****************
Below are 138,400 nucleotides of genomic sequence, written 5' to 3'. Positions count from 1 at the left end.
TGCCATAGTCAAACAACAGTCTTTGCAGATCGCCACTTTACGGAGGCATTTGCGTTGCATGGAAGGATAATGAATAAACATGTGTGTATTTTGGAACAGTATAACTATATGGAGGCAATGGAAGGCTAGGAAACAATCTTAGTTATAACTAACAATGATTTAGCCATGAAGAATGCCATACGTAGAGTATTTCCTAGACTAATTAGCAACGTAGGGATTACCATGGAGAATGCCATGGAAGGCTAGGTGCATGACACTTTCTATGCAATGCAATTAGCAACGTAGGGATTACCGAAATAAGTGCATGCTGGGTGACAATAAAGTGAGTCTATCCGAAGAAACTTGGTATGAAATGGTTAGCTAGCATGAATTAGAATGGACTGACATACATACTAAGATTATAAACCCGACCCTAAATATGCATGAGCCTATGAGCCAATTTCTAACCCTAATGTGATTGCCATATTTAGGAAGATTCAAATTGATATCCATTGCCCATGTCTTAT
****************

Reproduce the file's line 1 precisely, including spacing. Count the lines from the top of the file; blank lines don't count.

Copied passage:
Below are 138,400 nucleotides of genomic sequence, written 5' to 3'. Positions count from 1 at the left end.